Two Russian fighter-bombers, flying low and tight over the high mountain ridges, dropped eight cluster bombs on the Chechen village of Elistanzhi. One bomb hit the local school, killing at least nine children, and others demolished eight houses. Most of the dead were women and children, village elders said on Saturday as they mourned and buried their dead. Men stood in a circle praying as women in their houses wailed. "They say they are bombing just terrorists... but there are no terrorists here," said Walid Basayev, the local magistrate, standing next to a man who cradled his brother's charred remains in a tattered bundle. "If they force us to fight, we will fight, and we will fight like animals... Now we have a blood feud to avenge against the Russians."
Moscow has a history of making enemies in Chechnya. The first time Russian tanks rumbled into the separatist republic, in 1994, they were forced to withdraw ingloriously 21 months later. As a face-saving measure, the two sides agreed to defer a decision on Chechen independence for five years. But after recent incursions into neighboring Dagestan, led by Islamic radicals in Chechnya, as well as four mysterious bombings of Russian apartment buildings, Moscow's frustrated leaders lashed out. In recent weeks Russian troops bent on restoring their tattered reputation have captured roughly a third of Chechnya. Even as President Boris Yeltsin was taken to the hospital last week--this time with a high fever and flu, the Kremlin said--Chechen rebels were striking back.
That's scary, and not just for the Chechen civilians who are certain to suffer most from another prolonged conflict. During the last Chechen campaign, Russian soldiers who weren't cut down in battle were often felled by sickness. Hepatitis was rampant because of poor sanitation and bad food. Now the Russian military--and Russia generally--is in worse shape. "What happens when this goes bad, and suddenly conscripts decide they don't need to be there any longer?" asks a U.S. Army analyst, who was permitted to speak on background only. "The last time Russians deserted in large numbers was World War I, when Lenin was planning his return to Moscow."
Russian officers believe they've learned key lessons from the first Chechen fiasco. The troops spearheading this operation are elite paratroopers and Spetsnaz special commandos, not ragtag grunts. The Russians may also be taking a page from Washington's playbook by relying heavily on air power. As of last week, Russian ground forces had sensibly stopped short of the Chechen capital, Grozny, and its mountainous hinterland, where Islamic rebels can hide, move and fight with tactical advantage.
From Moscow's perspective, that's the good news. But military expert Pavel Felgenhauer points out that while some units in eastern Chechnya may be skilled commandos, most of the soldiers engaged in this campaign are "more or less the same kind of cannon fodder" that was deployed from 1994 to 1996. Moreover, the 30,000-strong force--elite or otherwise--needs equipment, money and food. Finance Minister Mikhail Kasyanov last week admitted that he'd have to rewrite his budget to pay for the Chechen campaign. The smart money in Moscow was betting that he didn't have the rubles for a sustained operation.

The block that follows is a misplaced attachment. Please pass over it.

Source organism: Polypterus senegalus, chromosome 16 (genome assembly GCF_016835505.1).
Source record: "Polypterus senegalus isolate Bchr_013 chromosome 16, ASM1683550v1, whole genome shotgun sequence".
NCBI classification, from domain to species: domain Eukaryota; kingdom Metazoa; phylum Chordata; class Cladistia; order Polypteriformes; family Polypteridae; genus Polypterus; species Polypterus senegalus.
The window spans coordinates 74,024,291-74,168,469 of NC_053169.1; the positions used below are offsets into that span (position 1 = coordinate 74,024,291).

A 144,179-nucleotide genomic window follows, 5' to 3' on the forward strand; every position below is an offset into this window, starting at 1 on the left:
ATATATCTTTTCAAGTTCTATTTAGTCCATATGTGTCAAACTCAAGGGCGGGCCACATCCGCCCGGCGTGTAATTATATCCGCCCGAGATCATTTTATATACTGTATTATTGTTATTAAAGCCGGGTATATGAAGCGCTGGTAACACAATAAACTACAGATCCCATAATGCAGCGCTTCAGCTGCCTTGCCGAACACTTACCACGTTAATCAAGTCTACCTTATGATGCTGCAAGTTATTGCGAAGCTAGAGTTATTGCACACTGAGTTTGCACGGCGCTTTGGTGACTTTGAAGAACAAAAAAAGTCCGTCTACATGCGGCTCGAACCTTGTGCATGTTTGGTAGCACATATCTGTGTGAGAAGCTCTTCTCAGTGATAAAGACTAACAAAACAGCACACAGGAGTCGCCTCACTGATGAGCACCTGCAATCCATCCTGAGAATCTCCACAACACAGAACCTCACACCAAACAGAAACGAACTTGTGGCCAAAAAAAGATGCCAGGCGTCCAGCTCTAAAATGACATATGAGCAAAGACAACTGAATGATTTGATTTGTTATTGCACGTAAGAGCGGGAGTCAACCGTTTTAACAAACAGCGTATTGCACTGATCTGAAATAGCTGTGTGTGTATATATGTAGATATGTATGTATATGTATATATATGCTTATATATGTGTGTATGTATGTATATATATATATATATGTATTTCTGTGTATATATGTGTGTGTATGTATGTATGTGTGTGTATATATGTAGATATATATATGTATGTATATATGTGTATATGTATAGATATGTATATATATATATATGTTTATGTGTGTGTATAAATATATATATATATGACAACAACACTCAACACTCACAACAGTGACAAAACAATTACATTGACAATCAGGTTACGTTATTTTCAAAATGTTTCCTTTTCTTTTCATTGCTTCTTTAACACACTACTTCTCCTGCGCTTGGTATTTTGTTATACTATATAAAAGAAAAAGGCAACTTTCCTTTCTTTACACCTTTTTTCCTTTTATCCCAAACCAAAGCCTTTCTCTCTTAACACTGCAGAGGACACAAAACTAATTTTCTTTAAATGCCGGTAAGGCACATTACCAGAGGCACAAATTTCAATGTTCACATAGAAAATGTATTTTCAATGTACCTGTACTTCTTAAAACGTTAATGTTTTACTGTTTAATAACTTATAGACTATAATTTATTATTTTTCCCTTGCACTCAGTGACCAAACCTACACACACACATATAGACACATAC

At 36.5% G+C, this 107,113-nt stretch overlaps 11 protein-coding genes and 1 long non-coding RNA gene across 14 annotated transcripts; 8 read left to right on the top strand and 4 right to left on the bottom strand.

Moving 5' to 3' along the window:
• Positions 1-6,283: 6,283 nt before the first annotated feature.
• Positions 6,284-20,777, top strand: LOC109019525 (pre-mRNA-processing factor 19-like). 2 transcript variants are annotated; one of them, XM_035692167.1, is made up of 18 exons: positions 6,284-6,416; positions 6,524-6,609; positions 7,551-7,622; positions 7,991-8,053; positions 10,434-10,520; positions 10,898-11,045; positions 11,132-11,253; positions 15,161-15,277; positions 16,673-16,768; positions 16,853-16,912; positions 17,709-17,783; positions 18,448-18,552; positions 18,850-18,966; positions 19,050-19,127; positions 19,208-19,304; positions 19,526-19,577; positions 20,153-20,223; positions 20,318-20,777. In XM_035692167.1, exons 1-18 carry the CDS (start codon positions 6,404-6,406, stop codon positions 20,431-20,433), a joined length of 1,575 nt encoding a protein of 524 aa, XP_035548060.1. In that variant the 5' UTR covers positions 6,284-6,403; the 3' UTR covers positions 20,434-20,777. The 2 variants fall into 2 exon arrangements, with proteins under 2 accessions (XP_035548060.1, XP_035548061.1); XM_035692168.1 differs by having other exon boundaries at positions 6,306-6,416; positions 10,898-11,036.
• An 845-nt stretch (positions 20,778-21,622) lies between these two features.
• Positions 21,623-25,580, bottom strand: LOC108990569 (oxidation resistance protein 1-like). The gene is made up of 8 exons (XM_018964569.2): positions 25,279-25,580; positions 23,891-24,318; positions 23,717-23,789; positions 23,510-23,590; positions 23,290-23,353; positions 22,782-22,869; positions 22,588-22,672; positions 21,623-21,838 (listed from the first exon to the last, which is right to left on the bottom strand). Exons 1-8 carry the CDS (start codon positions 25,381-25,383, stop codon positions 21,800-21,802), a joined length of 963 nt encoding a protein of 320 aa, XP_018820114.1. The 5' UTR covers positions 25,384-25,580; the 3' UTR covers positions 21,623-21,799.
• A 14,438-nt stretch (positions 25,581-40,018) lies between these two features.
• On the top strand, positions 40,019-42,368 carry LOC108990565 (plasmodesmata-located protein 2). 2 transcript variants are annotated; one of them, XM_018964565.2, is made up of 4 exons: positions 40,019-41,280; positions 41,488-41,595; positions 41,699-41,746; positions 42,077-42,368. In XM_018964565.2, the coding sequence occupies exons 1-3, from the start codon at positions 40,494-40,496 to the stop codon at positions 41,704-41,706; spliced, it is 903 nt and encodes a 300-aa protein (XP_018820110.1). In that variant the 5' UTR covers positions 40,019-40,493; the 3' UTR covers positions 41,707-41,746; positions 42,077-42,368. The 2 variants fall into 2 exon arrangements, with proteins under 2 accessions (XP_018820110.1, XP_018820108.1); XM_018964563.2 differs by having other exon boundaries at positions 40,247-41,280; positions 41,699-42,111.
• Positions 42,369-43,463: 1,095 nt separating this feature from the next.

Officials are annoyingly coy about their long-term strategy. Riding a wave of anger over the apartment-building bombings --attacks that Moscow claims were the work of Islamic terrorists--Prime Minister Vladimir Putin announced last week that the Chechen campaign would soon enter "phase two," which he described as the "total annihilation of terrorism." Analysts imagined three possibilities. Option one was a full-scale invasion. But given past experience, that seemed too ambitious. Option two was to hold on to gains in northern Chechnya, establish a proxy government and consolidate a cordon sanitaire around the rebel republic. Skeptics are quick to point out that this option is remarkably similar to Israel's failed strategy in southern Lebanon. Option three was option two-plus: no major invasion, but constant bombardment of "terrorist positions" with periodic ground strikes by elite forces.
Until late last week, Russian bombers were hitting many civilian targets, including power plants and at least one bus that carried 40 people. The night sky over Grozny flickered with light from burning pipelines and oil wells. Refugees choked the road west into neighboring Ingushetia, even though many Chechen men refuse to run; they fear the notorious Russian "filtration camps" used during the last war to torture and interrogate Chechen men of military age.
Chechen President Aslan Maskhadov suspects that Russia's first aim is to foment civil war within his republic. But the onslaught seemed to have an altogether different effect. Renegade warlords like Shamil Basayev and the mysterious Mideast-born extremist who goes by one name--Khattab--appeared to be circling the wagons. Basayev, who has de facto control over most of eastern Chechnya, recently pledged to recognize Maskhadov as commander in chief in the fight against their common enemy.
Moscow hopes to create an alternative leadership. Putin recently declared that the rump Chechen Parliament, elected under Russian occupation in 1996--when neither the hill men nor refugees could vote--was "the sole legitimate organ of power in Chechnya." That assessment is, at best, wishful thinking. The pro-Russian Parliament proved deeply unpopular after Russia's withdrawal in October '96, and most of the deputies fled to Moscow. At least two of those who stayed were murdered as collaborators. Even the pro-Kremlin Moscow press is ridiculing the government in exile as "puppets." For Russia's fighting men, it seems like a recipe not for the restoration of their reputation, but for further humiliation.